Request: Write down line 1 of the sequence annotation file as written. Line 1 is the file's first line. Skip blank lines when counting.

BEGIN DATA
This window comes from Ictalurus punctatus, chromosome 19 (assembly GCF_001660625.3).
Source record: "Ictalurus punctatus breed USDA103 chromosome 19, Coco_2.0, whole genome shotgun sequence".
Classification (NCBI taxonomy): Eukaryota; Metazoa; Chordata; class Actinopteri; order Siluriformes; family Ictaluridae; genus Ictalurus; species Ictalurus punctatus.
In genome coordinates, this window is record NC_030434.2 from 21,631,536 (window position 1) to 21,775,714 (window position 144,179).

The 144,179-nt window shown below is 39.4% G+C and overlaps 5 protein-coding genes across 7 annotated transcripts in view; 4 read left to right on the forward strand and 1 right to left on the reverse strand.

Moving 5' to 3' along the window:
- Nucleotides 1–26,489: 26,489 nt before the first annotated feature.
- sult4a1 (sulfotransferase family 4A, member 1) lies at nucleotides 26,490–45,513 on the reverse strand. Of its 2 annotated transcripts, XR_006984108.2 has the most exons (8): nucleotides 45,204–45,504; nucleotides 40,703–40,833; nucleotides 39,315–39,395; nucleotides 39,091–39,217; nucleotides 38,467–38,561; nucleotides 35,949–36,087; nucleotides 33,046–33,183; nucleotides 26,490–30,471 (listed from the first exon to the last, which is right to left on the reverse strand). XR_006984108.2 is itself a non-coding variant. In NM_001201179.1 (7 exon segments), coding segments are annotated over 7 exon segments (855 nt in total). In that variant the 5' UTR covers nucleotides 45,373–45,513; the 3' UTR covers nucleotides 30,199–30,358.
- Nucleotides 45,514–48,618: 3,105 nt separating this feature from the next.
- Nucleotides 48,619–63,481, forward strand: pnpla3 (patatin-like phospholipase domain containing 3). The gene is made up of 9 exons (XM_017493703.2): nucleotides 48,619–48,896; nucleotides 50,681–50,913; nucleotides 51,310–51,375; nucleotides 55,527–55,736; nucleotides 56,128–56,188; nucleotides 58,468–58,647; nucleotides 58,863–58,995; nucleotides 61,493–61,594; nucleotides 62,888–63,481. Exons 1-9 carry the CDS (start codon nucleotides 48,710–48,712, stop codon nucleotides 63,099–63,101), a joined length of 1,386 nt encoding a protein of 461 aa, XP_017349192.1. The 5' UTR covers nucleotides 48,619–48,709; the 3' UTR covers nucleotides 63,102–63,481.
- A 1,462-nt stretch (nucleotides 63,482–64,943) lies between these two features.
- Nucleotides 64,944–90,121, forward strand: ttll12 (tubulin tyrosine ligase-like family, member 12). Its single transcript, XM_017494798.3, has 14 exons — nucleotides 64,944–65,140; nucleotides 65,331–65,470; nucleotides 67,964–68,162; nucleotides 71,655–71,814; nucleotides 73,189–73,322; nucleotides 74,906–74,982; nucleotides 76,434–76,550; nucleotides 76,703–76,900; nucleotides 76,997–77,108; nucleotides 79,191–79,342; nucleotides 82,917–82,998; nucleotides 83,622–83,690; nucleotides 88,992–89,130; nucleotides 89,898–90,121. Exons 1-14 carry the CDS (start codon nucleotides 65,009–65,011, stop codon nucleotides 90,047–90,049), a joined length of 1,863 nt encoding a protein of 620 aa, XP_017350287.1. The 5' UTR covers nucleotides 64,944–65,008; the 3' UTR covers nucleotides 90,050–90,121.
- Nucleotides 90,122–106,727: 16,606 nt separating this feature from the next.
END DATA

This window comes from Ictalurus punctatus, chromosome 19 (assembly GCF_001660625.3).